I'm of the opinion that there is no approach which can be expected to change the (unstated) position of TI on this issue (see my first point above). As such, the choice of action here should be guided by balancing utility to individuals seeking programmability and probability of reaction. Given my premise, any such reaction can be assumed to be technical in nature, fixing any bugs allowing circumvention of their protections.

Given the two proposed solutions, I'd favor taking the patch route at least initially. I also do not believe any obfuscation in use need be particularly strong; strong obfuscation may even inspire more skilled individuals to document elsewhere the method of operation. By comparison, an exploit with workings which are relatively plain to a skilled reader is still plenty opaque to an unskilled reader and does not invite puzzle-solving to undermine the original purpose of omitting detailed information on its working.

A patch offers notably superior usability, but has higher probability of reaction. This sets the bar high bar for a good initial implementation, because any response following the release of such a tool sets the pattern for any further events. If there is a fix to any used exploits we may assume the same reaction will follow for all future exploits, an arms race I don't think anybody is really interested in. If the arms-race wall is breached, the exploit-free approach remains open (barring the complete removal of user-programmability in an update, which I find extremely unlikely).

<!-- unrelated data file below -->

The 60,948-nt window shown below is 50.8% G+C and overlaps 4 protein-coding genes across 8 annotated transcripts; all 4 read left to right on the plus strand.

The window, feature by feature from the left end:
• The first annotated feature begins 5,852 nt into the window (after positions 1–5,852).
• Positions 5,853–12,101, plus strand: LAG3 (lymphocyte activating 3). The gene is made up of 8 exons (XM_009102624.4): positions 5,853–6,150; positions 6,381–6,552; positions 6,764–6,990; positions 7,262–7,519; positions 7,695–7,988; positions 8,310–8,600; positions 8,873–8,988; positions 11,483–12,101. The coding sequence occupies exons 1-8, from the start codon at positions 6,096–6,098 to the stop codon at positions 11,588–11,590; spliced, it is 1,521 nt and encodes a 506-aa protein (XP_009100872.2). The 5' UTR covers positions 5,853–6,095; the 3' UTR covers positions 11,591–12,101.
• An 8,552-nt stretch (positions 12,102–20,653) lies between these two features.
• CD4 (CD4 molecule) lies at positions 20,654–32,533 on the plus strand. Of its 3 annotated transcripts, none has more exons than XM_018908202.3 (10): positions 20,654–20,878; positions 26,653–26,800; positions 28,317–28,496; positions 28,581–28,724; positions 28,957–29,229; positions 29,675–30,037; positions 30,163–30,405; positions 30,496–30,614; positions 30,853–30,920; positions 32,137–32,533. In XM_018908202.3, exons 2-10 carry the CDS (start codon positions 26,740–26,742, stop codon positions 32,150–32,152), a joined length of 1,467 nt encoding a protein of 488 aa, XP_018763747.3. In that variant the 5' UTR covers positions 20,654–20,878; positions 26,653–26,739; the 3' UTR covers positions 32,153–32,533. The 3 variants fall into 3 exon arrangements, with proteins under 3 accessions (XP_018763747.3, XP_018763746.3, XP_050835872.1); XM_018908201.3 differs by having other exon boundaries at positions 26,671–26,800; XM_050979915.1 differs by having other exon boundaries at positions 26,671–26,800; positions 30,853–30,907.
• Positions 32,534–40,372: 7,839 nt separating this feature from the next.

If they continue to refuse to talk, and also push OS updates that prevent our humble patch from working, then switching to the non-patching route might be a good idea, just for end-users' sake, so they don't have to keep track of which hacks work on what OSes. As I pointed out above, they haven't made any public statements that I know of saying that they oppose OS patches, so they can't reasonably tell us that we've done something they oppose. At the moment, all we really have is speculation and a few private, off-the-record comments.